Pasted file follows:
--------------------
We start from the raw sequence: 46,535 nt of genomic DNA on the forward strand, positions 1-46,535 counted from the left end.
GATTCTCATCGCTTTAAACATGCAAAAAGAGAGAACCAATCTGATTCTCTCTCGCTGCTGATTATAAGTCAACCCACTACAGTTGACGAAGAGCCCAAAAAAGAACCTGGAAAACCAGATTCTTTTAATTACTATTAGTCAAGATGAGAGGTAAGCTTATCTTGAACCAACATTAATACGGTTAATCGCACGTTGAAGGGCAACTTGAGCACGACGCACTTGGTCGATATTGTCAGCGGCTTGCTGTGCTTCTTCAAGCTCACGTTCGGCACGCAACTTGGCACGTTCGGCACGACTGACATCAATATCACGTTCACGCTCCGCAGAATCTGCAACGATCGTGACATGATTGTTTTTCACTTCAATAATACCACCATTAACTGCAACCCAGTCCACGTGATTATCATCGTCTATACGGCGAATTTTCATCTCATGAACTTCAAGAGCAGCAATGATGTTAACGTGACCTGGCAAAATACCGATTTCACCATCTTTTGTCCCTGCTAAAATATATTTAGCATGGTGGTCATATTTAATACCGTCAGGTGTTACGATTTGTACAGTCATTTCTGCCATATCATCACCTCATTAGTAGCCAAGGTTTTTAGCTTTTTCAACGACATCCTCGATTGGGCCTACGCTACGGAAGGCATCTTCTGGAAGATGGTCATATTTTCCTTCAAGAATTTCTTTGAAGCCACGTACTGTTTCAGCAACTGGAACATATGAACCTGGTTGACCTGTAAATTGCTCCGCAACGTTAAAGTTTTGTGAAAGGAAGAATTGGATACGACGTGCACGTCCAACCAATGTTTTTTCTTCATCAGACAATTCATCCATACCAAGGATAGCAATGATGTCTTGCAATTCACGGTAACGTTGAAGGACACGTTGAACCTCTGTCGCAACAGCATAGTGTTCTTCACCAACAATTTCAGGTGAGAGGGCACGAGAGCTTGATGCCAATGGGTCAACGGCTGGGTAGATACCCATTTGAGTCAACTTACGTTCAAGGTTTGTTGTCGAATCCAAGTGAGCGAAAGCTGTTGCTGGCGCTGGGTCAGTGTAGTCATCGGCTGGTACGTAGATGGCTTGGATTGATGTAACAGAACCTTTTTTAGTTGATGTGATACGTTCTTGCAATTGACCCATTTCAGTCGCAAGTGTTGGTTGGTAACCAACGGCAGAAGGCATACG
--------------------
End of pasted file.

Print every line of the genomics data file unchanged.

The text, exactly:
We start from the raw sequence: 46,535 nt of genomic DNA on the forward strand, positions 1-46,535 counted from the left end.
GATTCTCATCGCTTTAAACATGCAAAAAGAGAGAACCAATCTGATTCTCTCTCGCTGCTGATTATAAGTCAACCCACTACAGTTGACGAAGAGCCCAAAAAAGAACCTGGAAAACCAGATTCTTTTAATTACTATTAGTCAAGATGAGAGGTAAGCTTATCTTGAACCAACATTAATACGGTTAATCGCACGTTGAAGGGCAACTTGAGCACGACGCACTTGGTCGATATTGTCAGCGGCTTGCTGTGCTTCTTCAAGCTCACGTTCGGCACGCAACTTGGCACGTTCGGCACGACTGACATCAATATCACGTTCACGCTCCGCAGAATCTGCAACGATCGTGACATGATTGTTTTTCACTTCAATAATACCACCATTAACTGCAACCCAGTCCACGTGATTATCATCGTCTATACGGCGAATTTTCATCTCATGAACTTCAAGAGCAGCAATGATGTTAACGTGACCTGGCAAAATACCGATTTCACCATCTTTTGTCCCTGCTAAAATATATTTAGCATGGTGGTCATATTTAATACCGTCAGGTGTTACGATTTGTACAGTCATTTCTGCCATATCATCACCTCATTAGTAGCCAAGGTTTTTAGCTTTTTCAACGACATCCTCGATTGGGCCTACGCTACGGAAGGCATCTTCTGGAAGATGGTCATATTTTCCTTCAAGAATTTCTTTGAAGCCACGTACTGTTTCAGCAACTGGAACATATGAACCTGGTTGACCTGTAAATTGCTCCGCAACGTTAAAGTTTTGTGAAAGGAAGAATTGGATACGACGTGCACGTCCAACCAATGTTTTTTCTTCATCAGACAATTCATCCATACCAAGGATAGCAATGATGTCTTGCAATTCACGGTAACGTTGAAGGACACGTTGAACCTCTGTCGCAACAGCATAGTGTTCTTCACCAACAATTTCAGGTGAGAGGGCACGAGAGCTTGATGCCAATGGGTCAACGGCTGGGTAGATACCCATTTGAGTCAACTTACGTTCAAGGTTTGTTGTCGAATCCAAGTGAGCGAAAGCTGTTGCTGGCGCTGGGTCAGTGTAGTCATCGGCTGGTACGTAGATGGCTTGGATTGATGTAACAGAACCTTTTTTAGTTGATGTGATACGTTCTTGCAATTGACCCATTTCAGTCGCAAGTGTTGGTTGGTAACCAACGGCAGAAGGCATACG